A las barricadas! Burning Bridges reviews España 1936
A las barricadas! Burning Bridges reviews España 1936
Review - posted by Burning Bridges on Sat 19 October 2013, 08:55:27
Spain was once a superpower with an interesting history and her civil war was a very, very serious matter.
La Guerra Civil Española
España 1936 by Miguel Santacruz de la Torre came into being as a mod to Revolution under Siege, and later turned into a commercial release. Consequently the two games share all features of the same engine, and look extremely similar. España 1936 brings new content, but no improvements or new features to the engine.
Currently you can select two scenarios, a small Fall of the North campaign (filler), and the full 1936 – 1939 scenario. At 146 turns the Grand Campaign is equivalent in length to Revolution under Siege, and those who like long, open ended campaigns should get satisfied. What I'm missing are alternative start dates though. Right now the scenario will always begin in 1936, but I hope more options will be added in the future, which would be great for replayability.
But right now replayability should be the least of concerns. If you play a few hours every day, the Grand Campaign will take at least a week to finish, and possibly it could take up to a month. And due to the rather imaginative AI it will play out differently every time, so it can be replayed at least once, from two possible sides.
Rain in Spain stays mainly in the plain
As can be expected, you can select one of two sides, the motley Republicans and the Nationalist rebel force under General Francisco Franco. Other natons like France, Britain, Soviet Union and the fascist Germany and Italy are present as suppliers of arms, volunteers and war material.
Spain, in comparison to Russia, is a rather small map. The Baleares are included, but little to no territory in bordering France, Spanish Africa, even Portugal or the Canary Islands. I wished it could have been a bit more extensive but found that it's enough to make up for an interesting game. On the plus side the game runs faster and smoother that way and the size of the theatre makes for a more focussed and less stressful gameplay. After all there are more than enough towns and units on the map, and managing a monster like Revolution under Siege was at times simply overwhelming.
One important difference is that weekly turns are used. That means a turn reflects 7 days compared to 15 days in Revolution under Siege. Units will subjectively take longer to move, which is of course an illusion, for the game simulates 2 turns for every one in Revolution under Siege. I actually like these shorter turns, which allow me to execute more precise control. It means that units will have to spend less time idle at the end of turns, for the cost of a somewhat longer play time.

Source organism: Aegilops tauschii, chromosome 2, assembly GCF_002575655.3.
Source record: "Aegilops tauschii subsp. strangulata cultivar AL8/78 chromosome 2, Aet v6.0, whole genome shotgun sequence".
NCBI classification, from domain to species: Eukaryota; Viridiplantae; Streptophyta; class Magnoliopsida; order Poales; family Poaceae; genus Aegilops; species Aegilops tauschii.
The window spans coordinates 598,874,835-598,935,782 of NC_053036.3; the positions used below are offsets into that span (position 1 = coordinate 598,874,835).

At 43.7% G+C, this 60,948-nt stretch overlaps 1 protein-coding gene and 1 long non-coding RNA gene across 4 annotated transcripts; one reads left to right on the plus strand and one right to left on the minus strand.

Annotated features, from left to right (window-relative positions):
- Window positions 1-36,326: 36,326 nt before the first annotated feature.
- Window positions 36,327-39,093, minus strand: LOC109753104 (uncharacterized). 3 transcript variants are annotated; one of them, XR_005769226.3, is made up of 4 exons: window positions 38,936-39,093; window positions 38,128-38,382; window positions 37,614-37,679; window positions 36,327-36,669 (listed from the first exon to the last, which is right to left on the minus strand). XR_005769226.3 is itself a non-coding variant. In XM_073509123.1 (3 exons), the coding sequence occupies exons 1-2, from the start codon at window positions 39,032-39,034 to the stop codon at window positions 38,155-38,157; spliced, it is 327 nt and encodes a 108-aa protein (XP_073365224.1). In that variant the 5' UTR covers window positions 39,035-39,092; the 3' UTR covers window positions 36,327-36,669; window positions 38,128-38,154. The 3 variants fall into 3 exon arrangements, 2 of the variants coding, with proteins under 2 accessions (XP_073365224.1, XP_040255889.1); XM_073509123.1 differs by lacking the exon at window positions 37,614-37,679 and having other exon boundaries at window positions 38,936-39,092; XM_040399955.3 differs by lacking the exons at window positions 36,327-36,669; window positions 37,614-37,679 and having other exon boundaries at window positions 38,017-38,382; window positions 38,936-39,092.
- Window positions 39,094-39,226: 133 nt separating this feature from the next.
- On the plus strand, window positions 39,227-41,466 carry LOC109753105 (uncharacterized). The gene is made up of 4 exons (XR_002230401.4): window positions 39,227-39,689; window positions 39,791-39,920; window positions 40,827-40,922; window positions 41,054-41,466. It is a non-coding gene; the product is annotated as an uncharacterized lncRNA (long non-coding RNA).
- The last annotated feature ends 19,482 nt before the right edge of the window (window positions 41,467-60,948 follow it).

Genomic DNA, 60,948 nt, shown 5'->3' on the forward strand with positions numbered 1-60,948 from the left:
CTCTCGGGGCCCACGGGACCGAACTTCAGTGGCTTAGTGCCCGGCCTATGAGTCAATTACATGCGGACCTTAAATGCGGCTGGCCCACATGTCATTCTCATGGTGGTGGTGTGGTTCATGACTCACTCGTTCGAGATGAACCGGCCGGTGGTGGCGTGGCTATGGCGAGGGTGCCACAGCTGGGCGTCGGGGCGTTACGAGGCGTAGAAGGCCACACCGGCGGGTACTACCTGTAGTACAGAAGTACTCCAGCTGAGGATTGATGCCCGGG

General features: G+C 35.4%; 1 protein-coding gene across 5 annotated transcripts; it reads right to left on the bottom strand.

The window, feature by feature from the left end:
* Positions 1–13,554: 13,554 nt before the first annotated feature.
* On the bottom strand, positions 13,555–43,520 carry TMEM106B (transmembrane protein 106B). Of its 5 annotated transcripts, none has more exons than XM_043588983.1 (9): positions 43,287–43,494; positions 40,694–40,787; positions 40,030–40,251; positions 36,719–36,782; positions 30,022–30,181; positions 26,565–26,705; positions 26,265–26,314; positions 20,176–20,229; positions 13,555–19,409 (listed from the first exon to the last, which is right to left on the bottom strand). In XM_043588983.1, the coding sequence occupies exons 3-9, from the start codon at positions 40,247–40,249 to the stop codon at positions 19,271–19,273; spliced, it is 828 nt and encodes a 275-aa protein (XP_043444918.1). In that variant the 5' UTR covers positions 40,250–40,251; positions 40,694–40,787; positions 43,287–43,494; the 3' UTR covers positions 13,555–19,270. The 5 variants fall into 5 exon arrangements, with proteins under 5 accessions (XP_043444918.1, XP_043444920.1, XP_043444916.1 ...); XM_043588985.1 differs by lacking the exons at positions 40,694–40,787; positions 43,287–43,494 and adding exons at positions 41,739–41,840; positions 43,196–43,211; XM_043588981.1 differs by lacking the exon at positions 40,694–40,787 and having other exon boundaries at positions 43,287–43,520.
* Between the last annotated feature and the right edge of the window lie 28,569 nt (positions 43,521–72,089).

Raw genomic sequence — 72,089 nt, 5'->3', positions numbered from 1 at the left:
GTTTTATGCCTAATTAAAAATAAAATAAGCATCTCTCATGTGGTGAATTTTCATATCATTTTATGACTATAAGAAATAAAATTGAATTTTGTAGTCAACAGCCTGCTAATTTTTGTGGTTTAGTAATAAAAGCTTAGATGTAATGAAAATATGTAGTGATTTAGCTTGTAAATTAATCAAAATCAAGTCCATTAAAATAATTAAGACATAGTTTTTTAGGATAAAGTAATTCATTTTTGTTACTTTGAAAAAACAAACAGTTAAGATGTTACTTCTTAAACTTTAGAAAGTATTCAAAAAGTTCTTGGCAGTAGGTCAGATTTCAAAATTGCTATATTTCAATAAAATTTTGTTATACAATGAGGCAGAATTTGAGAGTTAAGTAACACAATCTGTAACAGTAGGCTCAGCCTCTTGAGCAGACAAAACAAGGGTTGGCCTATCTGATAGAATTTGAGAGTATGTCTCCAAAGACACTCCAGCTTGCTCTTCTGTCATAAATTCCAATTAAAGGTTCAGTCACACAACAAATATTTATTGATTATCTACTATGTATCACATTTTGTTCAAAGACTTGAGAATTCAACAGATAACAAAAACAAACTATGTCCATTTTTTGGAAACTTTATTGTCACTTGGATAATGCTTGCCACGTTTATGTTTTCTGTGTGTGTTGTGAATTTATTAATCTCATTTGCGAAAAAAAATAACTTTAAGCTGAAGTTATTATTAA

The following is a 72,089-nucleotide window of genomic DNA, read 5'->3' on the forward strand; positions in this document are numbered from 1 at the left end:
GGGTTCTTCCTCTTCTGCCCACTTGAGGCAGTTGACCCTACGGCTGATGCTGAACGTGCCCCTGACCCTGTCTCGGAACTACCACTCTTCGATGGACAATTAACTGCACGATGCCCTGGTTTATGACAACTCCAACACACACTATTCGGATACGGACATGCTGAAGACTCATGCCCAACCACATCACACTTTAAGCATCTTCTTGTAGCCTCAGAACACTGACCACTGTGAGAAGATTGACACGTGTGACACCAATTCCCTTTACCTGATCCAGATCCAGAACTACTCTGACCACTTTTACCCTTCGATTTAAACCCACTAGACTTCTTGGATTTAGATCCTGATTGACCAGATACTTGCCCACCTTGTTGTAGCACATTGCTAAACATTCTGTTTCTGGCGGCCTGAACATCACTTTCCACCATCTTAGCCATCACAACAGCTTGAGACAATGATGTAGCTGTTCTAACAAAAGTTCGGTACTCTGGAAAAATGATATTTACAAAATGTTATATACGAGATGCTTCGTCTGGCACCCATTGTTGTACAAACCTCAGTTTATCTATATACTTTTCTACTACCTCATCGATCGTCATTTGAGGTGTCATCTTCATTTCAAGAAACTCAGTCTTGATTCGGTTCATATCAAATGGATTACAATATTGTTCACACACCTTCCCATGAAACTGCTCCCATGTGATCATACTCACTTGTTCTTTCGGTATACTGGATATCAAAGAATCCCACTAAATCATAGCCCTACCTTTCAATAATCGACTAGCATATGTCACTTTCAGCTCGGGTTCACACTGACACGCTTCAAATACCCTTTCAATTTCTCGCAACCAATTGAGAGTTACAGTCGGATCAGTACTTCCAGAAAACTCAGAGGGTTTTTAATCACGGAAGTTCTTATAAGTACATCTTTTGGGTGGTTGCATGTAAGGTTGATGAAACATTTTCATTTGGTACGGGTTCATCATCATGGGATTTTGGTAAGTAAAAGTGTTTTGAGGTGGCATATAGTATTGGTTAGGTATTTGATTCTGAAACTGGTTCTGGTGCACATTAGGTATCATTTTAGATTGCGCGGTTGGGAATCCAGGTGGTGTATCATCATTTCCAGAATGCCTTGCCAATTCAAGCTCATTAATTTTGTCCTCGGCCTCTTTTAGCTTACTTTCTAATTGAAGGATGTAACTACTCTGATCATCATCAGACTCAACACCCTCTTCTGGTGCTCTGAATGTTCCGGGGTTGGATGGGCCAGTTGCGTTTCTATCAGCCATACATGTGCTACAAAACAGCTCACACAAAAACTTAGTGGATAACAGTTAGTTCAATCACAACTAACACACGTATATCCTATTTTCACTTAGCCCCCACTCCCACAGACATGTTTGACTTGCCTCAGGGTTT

¡Ay Carmela! Mercenarios y fascistas, rumba la rumba la rumba la
Although almost forgotten outside of Spain, The Spanish Civil War was a remarkable staging ground for the impending clash of ideologies and a dress rehearsal for World War 2. The resulting dictatorship in Spain shows what might have happened in Russia had the Whites won there. You certainly know, Francisco Franco emerged out of the turmoil as "Caudillo" (Leader) who would hold Spain and her social revolutionaries under a tight grip until his death in 1975. And although he is hated for many atrocities under his rule, he kept Spain out of trouble during the World War, despite desperate efforts by Germany, which means he must have been a lot smarter than Hitler or Mussolini.
The game at hand - España 1936 - is neither a shallow nor a uncompromisingly deep represention of these events. This is to say that the research that was done is thorough, probably not PhD worthy but exactly what you would expect after digesting the most important books on the topic. And as such it is absolute enough for 99% of players.
For those who have some knowledge of the events it comes with the familiar names that you would expect. On the Republican side, the immensely popular Buenaventura Durruti (a sort of Spanish Ernesto Guevara, who died a bit ingloriously in a gun accident) or General Miaja (the saviour of Madrid) are available to bring some order into a largely unorganized mass of anarchists and militias. Opposing them are the Nationalists, various rebel forces under Gen. Franco including many hardened, experienced formations like the Spanish Foreign Legion (Legión Española). While the Republicans forces are initially formed mostly from improvised workers militia, Franco can rely on the professional Army of Africa, arriving piece-meal from Marocco, which gives him the initiative for quite some time.
Another aspect is the international dimension of the conflict. Everyone has heard of the evil Legion Condor that laid down many Spanish cities in ashes. But there were also thousands of volunteers from France, Germany, Italy and many other countries who fought on the side of the Republic, and this game will contribute somewhat to their memory.
All in all I feel that the scenario is good but could have been even better. So far I have seen a bit less historic flavor than in Revolution under Siege. I was also a bit let down by the absence of famous I-16 "Rata" or Me 109 squadrons, which appear at most as abstract decisions. And like Revolution under Siege this lacks real politics and infighting, and simulates mostly military aspects. But that's a limitation of the engine, and although the result is not ideal I think it is mostly true to the chaos and problems one would expect. Historically, the Republican side hardly knew the strength of their own regiments or if they were going to fight, and I find that the game portrays this quite well.